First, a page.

AMA, AHA move to dismiss surprise billing rule lawsuit but hint at future moves

The American Hospital Association and American Medical Association dismissed their lawsuit challenging the Biden administration’s surprise billing rule but cautioned more litigation could be on the way. 

The two medical advocacy groups announced in a legal filing on Tuesday that the lawsuit challenging the rule was moot after a new final rule was released by the Biden administration last month. Even though the groups dismissed the lawsuit, they charged the newest regulation still favors insurers too much. 

“We have serious concerns that the August 2022 final rule departs from Congressional intent just as the September 2021 interim final rule did,” the groups said in a joint statement Tuesday. 

The new legal threat is the latest response from providers who have been dismayed at how the administration has implemented the No Surprises Act, a law that bans surprise medical bills and calls for an arbitration process to handle disputes over an out-of-network charge.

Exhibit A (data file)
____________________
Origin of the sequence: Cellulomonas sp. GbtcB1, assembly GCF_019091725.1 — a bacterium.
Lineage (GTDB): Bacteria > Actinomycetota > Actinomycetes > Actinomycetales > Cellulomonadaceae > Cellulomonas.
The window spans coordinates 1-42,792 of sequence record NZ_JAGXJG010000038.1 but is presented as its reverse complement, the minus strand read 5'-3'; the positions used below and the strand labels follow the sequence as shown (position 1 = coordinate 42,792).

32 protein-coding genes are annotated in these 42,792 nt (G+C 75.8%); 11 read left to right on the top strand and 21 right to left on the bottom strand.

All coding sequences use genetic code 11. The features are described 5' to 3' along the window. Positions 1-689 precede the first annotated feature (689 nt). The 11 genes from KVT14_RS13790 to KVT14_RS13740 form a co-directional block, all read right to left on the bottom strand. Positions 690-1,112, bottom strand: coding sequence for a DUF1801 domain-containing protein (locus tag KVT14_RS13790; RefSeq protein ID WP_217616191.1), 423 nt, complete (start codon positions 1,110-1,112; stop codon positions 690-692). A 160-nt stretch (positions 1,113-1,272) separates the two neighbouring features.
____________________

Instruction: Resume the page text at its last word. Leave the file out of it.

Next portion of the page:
AHA and AMA charged that the Sept. 2021 rule was too favorable for insurers in the implementation of an arbitration process for handling the disputes. The law called for both insurers and providers to submit their own amounts for the out-of-network charge and a third party chooses one. 

However, the Sept. 2021 rule said that the arbiter must put a heavy emphasis on choosing the figure closest to a qualifying payment amount, which is the geographic price average for a service.

AHA and AMA said in their lawsuit filed in Dec. 2021 that the rule doesn’t follow the law where Congress explicitly did not include a benchmark rate in the arbitration process. 

The Texas Medical Association also filed a similar lawsuit and in February a federal judge struck down the arbitration process. Health and Human Services had pledged to appeal the ruling.

The administration responded by issuing a new rule last month making changes to the arbitration process. It ditches the requirement that the arbiter place a heavy emphasis on the qualifying payment amount and instead calls for other factors to have more equal weight.

The new rule earned plaudits from patient advocacy groups such as Families USA, which said last month that it will help to “discourage abuse of the reimbursement negotiations process.” However, the AHA and AMA still have concerns about the rule and hinted at its next steps. 

“Hospitals and doctors intend to make our voices heard in the courts very soon about these continued problems,” the groups said in the joint statement.